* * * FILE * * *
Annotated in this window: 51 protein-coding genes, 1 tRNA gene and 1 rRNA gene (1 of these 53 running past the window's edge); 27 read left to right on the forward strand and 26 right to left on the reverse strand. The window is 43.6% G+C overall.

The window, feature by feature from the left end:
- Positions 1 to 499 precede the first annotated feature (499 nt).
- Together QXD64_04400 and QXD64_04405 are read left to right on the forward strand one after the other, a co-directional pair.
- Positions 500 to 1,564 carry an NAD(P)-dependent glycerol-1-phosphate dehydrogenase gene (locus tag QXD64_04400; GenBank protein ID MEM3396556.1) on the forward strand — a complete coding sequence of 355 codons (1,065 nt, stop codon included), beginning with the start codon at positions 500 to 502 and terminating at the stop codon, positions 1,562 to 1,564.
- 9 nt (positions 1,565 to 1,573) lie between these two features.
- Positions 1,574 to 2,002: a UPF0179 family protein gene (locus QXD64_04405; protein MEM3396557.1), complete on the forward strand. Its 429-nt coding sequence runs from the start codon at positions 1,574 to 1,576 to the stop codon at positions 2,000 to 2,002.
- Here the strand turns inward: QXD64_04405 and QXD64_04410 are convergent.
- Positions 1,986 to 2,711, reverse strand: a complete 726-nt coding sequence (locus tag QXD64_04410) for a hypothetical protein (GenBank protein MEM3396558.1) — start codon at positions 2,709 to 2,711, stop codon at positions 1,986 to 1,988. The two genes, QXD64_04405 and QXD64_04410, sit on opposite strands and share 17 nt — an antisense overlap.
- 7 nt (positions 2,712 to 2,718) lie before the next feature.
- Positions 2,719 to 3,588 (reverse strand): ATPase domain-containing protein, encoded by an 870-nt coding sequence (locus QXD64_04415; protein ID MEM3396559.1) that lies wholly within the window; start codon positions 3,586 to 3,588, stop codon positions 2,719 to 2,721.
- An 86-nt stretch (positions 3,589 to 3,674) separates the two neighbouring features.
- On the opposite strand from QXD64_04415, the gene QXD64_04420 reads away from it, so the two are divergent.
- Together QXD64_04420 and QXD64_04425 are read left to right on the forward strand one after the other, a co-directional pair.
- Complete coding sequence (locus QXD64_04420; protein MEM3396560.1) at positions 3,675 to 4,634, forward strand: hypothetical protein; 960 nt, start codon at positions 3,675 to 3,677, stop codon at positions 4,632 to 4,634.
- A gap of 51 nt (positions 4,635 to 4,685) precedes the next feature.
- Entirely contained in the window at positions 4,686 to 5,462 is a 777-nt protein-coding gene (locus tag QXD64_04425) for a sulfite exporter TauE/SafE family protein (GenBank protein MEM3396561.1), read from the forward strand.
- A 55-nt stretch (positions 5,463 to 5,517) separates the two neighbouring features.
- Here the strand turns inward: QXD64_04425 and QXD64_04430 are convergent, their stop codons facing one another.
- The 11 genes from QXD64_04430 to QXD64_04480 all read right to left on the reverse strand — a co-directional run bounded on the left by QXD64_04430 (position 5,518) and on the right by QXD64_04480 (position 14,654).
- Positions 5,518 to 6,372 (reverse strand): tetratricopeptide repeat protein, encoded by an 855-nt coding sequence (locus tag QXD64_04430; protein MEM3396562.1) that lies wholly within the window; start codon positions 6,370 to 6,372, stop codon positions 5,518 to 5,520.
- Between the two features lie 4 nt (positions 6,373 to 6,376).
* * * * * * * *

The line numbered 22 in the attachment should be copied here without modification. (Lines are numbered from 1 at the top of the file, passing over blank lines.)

- Between the two features lie 4 nt (positions 6,373 to 6,376).